To remedy this, the solution was two-fold: collect metrics and present every win.

Measure Everything

I can’t recommend logging internal, developer-facing metrics enough. There are three main benefits to this.

Firstly, it’s a great motivator for your team. Refactors are a slog, and after those initial wins it can feel like you’re walking through molasses trying to eke out and untangle every legacy part of your codebase. Being able to point to a graph and say “look folks, we’re halfway there!” was a huge motivator, and really helped push some of the team to finish parts that would otherwise drag on for months.

Secondly, it helped us know for sure when we could shutter certain things. For instance - knowing that we had completely removed $component_x from the codebase meant that we could start the next migration, or remove some tooling that was no-longer needed, or whatever. Having a clear dashboard where we could see that some phase was complete took any guesswork out and took pressure off individuals who might otherwise be checking the status manually and out of personal curiosity. If the entire team can see that phase n was complete, the entire team knew they could crack on with phase n + 1.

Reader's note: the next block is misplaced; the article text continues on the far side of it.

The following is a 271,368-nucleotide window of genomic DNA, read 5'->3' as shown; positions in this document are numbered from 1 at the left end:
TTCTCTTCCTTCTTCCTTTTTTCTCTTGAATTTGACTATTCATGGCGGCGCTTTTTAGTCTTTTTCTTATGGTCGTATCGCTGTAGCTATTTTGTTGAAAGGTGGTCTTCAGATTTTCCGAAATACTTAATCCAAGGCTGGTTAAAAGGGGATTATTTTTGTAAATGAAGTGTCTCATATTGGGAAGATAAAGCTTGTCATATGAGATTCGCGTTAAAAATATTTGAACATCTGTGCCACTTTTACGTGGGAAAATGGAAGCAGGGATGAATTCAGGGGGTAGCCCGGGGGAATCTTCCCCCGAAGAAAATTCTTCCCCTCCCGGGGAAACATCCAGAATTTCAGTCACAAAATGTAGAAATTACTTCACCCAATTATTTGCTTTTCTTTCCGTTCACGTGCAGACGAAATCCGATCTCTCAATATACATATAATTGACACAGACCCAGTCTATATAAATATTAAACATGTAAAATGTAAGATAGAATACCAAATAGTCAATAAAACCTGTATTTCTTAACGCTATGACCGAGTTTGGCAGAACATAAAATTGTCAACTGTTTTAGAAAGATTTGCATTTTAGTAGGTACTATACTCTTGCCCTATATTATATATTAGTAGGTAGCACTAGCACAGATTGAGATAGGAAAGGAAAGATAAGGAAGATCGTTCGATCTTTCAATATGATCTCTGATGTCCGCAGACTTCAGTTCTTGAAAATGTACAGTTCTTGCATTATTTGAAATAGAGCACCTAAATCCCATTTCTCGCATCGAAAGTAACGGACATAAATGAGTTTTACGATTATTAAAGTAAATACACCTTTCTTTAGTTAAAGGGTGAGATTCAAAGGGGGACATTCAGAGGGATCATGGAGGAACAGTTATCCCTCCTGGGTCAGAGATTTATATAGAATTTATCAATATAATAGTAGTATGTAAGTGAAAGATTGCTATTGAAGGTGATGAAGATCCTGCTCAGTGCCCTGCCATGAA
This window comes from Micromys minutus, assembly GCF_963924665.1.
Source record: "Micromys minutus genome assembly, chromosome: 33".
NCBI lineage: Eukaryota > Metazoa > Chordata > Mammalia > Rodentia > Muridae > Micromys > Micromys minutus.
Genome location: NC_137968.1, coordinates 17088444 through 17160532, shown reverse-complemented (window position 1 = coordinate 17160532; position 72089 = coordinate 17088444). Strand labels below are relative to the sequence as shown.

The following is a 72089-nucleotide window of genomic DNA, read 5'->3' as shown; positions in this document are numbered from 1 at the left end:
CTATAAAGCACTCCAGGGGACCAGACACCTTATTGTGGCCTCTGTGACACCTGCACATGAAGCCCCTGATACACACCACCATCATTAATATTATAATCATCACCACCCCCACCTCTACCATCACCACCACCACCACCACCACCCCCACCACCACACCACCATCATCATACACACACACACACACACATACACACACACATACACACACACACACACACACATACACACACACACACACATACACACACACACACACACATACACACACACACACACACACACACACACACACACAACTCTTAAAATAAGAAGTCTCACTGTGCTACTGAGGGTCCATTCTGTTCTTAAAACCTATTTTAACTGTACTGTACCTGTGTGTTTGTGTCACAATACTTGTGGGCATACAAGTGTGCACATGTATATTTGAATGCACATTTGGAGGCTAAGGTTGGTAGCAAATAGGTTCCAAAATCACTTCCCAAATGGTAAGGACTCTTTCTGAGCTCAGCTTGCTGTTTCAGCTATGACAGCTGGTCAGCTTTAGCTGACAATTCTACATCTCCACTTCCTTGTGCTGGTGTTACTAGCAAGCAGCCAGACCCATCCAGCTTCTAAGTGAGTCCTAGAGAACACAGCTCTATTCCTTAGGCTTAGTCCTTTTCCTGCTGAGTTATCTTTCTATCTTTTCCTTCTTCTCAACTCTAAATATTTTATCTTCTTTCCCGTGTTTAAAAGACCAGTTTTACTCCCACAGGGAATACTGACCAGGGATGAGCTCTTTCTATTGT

Lastly and most importantly in the context of this article: it gave us wins to highlight. On those weeks when it didn’t look like we achieved anything, it gave us the ability to look at how far we’d come and what needles we had actually moved in the last month, and that was a really powerful tool for keeping stakeholders informed.

So before you do any refactor, think about why you’re doing it - presumably there’s some line you’re wanting to move, otherwise you’re not really adding value. And measure it. Make sure that the work you’re doing is having the effect you hoped for. Be clear with the powers that be that the work you’re doing is going to move this line, and proudly show off when it does.